Working With Tallow
by Master Bedwyr Danwyn
(mka Ted Lazcano)
Tallow is nothing more than purified animal fat, and has
been used since ancient times as a source of fuel for light. Fat from cattle and
sheep are the traditional fats of choice for tallow, with sheep fat purported
to be the better of the two, but very difficult to obtain today. Beef fat can
be purchased in Wegman's or other grocery stores' pet section for 69 cents a pound
already packaged and ready to go.
Rendering, or the purification of animal fat into tallow,
isn't hard but will take a couple of hours. There is an economy of scale, with
it being easier to make a lot of tallow than it is to make a small amount. It's
a bit messy, too; so it's best to render a lot of fat into tallow all at once
and store the surplus in your refrigerator for future use. It will keep for years.
How To Render Fat Into Tallow
Caution: Melting fat is dangerous and should not be
done by children.
1. Buy some fat. If you're starting out, I suggest around
5 pounds. If you know of an old time butcher, buy it from him. Otherwise, go to
2. Buy an old metal pitcher from the Salvation Army. Larger
strain holes are better than small ones. Also buy a strainer made with wire mesh,
not punched holes. These items are inexpensive and reserving them for tallow is
easier than cleaning them.
3. There are only two places to render tallow; outdoors or
in someone else's kitchen! Outdoors with a single electric burner or propane stove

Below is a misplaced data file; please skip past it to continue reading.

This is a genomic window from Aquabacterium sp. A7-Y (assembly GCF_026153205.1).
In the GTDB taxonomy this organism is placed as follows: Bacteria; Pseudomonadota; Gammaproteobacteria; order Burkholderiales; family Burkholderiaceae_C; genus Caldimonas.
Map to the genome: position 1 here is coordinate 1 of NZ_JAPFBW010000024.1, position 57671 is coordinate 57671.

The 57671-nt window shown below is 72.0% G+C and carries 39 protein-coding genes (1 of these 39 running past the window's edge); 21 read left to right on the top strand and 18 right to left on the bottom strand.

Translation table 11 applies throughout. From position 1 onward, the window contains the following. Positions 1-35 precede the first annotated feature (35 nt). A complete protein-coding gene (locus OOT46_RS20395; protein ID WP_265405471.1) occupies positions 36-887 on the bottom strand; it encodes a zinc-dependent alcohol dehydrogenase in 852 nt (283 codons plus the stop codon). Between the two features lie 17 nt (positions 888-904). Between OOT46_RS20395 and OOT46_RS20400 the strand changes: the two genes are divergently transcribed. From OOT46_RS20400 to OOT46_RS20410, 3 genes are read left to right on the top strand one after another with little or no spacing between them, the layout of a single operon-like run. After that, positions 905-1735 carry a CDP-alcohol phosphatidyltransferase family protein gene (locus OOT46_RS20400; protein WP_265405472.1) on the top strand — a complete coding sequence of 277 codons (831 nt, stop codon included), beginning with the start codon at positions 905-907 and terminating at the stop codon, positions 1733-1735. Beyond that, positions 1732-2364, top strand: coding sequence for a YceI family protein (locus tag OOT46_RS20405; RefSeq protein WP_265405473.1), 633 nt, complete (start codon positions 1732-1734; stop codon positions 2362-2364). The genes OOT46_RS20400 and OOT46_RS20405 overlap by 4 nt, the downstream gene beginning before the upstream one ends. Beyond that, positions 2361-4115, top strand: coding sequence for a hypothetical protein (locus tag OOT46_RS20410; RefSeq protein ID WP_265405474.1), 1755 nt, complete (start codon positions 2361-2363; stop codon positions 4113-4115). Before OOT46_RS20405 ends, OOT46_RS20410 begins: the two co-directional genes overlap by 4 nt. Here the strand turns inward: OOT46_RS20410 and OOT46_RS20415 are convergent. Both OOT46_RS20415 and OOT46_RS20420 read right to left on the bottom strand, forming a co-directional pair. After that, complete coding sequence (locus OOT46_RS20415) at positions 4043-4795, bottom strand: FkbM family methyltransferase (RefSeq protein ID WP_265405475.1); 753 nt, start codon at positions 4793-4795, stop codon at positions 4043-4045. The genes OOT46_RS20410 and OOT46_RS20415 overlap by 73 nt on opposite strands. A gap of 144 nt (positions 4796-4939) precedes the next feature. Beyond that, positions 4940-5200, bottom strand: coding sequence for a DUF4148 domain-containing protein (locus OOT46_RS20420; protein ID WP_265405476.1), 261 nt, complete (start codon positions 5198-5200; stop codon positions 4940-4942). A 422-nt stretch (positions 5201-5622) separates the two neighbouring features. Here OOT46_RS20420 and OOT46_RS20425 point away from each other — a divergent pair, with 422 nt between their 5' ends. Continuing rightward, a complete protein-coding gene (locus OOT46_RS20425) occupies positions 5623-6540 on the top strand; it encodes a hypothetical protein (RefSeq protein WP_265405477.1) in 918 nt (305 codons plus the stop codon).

4. Cut the fat into small pieces, and place as many as will
fit into the pitcher.
5. Put the pitcher into a pot of hot water, and place on
your stove. Bring the pot of water to a boil. As the fat melts you will be able
to add more pieces to the pitcher. This is a slow process. Avoid the temptation
to place the pitcher directly on the stove! The higher temperature will indeed
melt the fat faster, but it will also fry it, creating thousands of little burnt
pieces that will be difficult to remove and may result in the fat catching fire.
6. Stir your fat with a chopstick. When you can't add any
more fat and it looks like the solid pieces have melted as much as they are going
to, pour the liquid through the strainer into a large bowl about half full of
hot water. Give the (cooled) greasy pieces to your neighbor's dog and send him
7. The molten tallow will form a layer on top of the water.
Allow it to cool into solid, whitish tallow, and slice it free from the bowl.
Don't forget about the water underneath it!
8. Examine your tallow. You will observe solid impurities
stuck in the bottom of the tallow, as they are heavier than tallow but lighter
than water, so they become trapped there as the tallow solidified. Scrap the bulk
of these away with a knife.
9. Put your chunks back into the pitcher and repeat! Each
time you do this, your tallow will become whiter, harder, and less smelly. As
a rule, I render my tallow three times.
10. After your final rendering, melt the tallow in the pitcher
again. You may either use the tallow for a project, or pour it into a muffin pan
and allow to cool into ingots. To release the solid ingots from the muffin pan,
run hot tap water onto a single ingot with the pan upside down over a bowl of
cold water. The ingot will suddenly drop free and fall into the cold water. Dry
with a paper towel and store in your refrigerator. They will last for years and
can be remelted.
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